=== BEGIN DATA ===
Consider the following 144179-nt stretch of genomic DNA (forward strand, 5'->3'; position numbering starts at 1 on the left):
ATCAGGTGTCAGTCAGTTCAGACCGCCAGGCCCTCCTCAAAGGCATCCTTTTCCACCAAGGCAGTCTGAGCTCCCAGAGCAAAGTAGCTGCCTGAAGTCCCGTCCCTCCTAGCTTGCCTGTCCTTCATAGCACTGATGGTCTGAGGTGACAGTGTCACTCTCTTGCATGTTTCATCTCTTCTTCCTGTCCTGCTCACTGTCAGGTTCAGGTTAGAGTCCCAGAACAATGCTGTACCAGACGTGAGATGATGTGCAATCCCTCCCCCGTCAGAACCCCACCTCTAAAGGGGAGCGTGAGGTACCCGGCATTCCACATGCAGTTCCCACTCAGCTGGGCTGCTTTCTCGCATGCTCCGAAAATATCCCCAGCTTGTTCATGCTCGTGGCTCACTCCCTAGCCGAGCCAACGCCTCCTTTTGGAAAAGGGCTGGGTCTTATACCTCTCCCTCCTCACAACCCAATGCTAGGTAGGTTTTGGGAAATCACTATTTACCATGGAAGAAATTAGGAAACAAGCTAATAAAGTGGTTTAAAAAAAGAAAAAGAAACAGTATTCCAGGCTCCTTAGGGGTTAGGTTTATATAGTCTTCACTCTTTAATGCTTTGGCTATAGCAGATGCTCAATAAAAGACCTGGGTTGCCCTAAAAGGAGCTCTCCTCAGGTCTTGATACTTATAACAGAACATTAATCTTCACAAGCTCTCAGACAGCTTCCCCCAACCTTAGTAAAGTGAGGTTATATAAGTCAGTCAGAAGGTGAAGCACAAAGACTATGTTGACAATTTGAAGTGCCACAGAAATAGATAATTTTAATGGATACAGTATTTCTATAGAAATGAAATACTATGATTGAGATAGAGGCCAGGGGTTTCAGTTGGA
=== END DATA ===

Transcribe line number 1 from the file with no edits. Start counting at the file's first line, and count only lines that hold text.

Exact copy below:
Consider the following 144179-nt stretch of genomic DNA (forward strand, 5'->3'; position numbering starts at 1 on the left):